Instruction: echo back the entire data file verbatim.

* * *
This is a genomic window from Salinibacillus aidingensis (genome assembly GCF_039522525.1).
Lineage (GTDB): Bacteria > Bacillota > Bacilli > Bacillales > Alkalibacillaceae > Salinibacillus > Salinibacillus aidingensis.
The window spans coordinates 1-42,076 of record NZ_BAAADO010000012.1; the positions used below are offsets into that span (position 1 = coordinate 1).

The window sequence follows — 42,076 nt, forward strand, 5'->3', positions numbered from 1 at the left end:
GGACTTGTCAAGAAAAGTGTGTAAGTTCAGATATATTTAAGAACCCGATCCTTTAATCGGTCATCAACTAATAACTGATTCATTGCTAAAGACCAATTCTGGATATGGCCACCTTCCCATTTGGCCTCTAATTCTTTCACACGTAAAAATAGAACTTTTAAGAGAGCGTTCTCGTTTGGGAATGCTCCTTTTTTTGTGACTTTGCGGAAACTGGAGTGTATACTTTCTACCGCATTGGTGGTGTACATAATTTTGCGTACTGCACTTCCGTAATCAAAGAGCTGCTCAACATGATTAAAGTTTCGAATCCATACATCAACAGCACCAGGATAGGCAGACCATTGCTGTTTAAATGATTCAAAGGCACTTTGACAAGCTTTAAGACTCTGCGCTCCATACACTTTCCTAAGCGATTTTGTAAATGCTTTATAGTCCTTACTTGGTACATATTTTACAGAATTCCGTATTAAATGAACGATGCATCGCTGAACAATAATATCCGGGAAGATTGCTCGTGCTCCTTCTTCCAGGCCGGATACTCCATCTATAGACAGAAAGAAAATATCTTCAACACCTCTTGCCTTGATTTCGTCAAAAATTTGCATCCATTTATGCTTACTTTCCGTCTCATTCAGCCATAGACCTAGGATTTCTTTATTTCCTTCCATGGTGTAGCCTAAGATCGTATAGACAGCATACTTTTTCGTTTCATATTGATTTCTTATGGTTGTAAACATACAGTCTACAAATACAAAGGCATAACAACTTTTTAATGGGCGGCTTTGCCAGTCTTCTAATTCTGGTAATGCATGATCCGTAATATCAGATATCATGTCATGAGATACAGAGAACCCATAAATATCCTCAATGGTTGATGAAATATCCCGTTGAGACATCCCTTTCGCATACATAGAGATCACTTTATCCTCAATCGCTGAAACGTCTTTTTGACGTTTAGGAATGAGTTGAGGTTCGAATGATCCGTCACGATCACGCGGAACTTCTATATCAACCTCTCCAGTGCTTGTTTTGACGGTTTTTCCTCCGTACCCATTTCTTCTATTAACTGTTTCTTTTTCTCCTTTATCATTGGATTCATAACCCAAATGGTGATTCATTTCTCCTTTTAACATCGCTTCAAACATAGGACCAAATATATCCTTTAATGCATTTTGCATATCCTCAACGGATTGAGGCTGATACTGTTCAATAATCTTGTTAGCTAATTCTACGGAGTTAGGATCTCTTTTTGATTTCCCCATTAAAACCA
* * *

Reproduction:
This is a genomic window from Salinibacillus aidingensis (genome assembly GCF_039522525.1).
Lineage (GTDB): Bacteria > Bacillota > Bacilli > Bacillales > Alkalibacillaceae > Salinibacillus > Salinibacillus aidingensis.
The window spans coordinates 1-42,076 of record NZ_BAAADO010000012.1; the positions used below are offsets into that span (position 1 = coordinate 1).

The window sequence follows — 42,076 nt, forward strand, 5'->3', positions numbered from 1 at the left end:
GGACTTGTCAAGAAAAGTGTGTAAGTTCAGATATATTTAAGAACCCGATCCTTTAATCGGTCATCAACTAATAACTGATTCATTGCTAAAGACCAATTCTGGATATGGCCACCTTCCCATTTGGCCTCTAATTCTTTCACACGTAAAAATAGAACTTTTAAGAGAGCGTTCTCGTTTGGGAATGCTCCTTTTTTTGTGACTTTGCGGAAACTGGAGTGTATACTTTCTACCGCATTGGTGGTGTACATAATTTTGCGTACTGCACTTCCGTAATCAAAGAGCTGCTCAACATGATTAAAGTTTCGAATCCATACATCAACAGCACCAGGATAGGCAGACCATTGCTGTTTAAATGATTCAAAGGCACTTTGACAAGCTTTAAGACTCTGCGCTCCATACACTTTCCTAAGCGATTTTGTAAATGCTTTATAGTCCTTACTTGGTACATATTTTACAGAATTCCGTATTAAATGAACGATGCATCGCTGAACAATAATATCCGGGAAGATTGCTCGTGCTCCTTCTTCCAGGCCGGATACTCCATCTATAGACAGAAAGAAAATATCTTCAACACCTCTTGCCTTGATTTCGTCAAAAATTTGCATCCATTTATGCTTACTTTCCGTCTCATTCAGCCATAGACCTAGGATTTCTTTATTTCCTTCCATGGTGTAGCCTAAGATCGTATAGACAGCATACTTTTTCGTTTCATATTGATTTCTTATGGTTGTAAACATACAGTCTACAAATACAAAGGCATAACAACTTTTTAATGGGCGGCTTTGCCAGTCTTCTAATTCTGGTAATGCATGATCCGTAATATCAGATATCATGTCATGAGATACAGAGAACCCATAAATATCCTCAATGGTTGATGAAATATCCCGTTGAGACATCCCTTTCGCATACATAGAGATCACTTTATCCTCAATCGCTGAAACGTCTTTTTGACGTTTAGGAATGAGTTGAGGTTCGAATGATCCGTCACGATCACGCGGAACTTCTATATCAACCTCTCCAGTGCTTGTTTTGACGGTTTTTCCTCCGTACCCATTTCTTCTATTAACTGTTTCTTTTTCTCCTTTATCATTGGATTCATAACCCAAATGGTGATTCATTTCTCCTTTTAACATCGCTTCAAACATAGGACCAAATATATCCTTTAATGCATTTTGCATATCCTCAACGGATTGAGGCTGATACTGTTCAATAATCTTGTTAGCTAATTCTACGGAGTTAGGATCTCTTTTTGATTTCCCCATTAAAACCA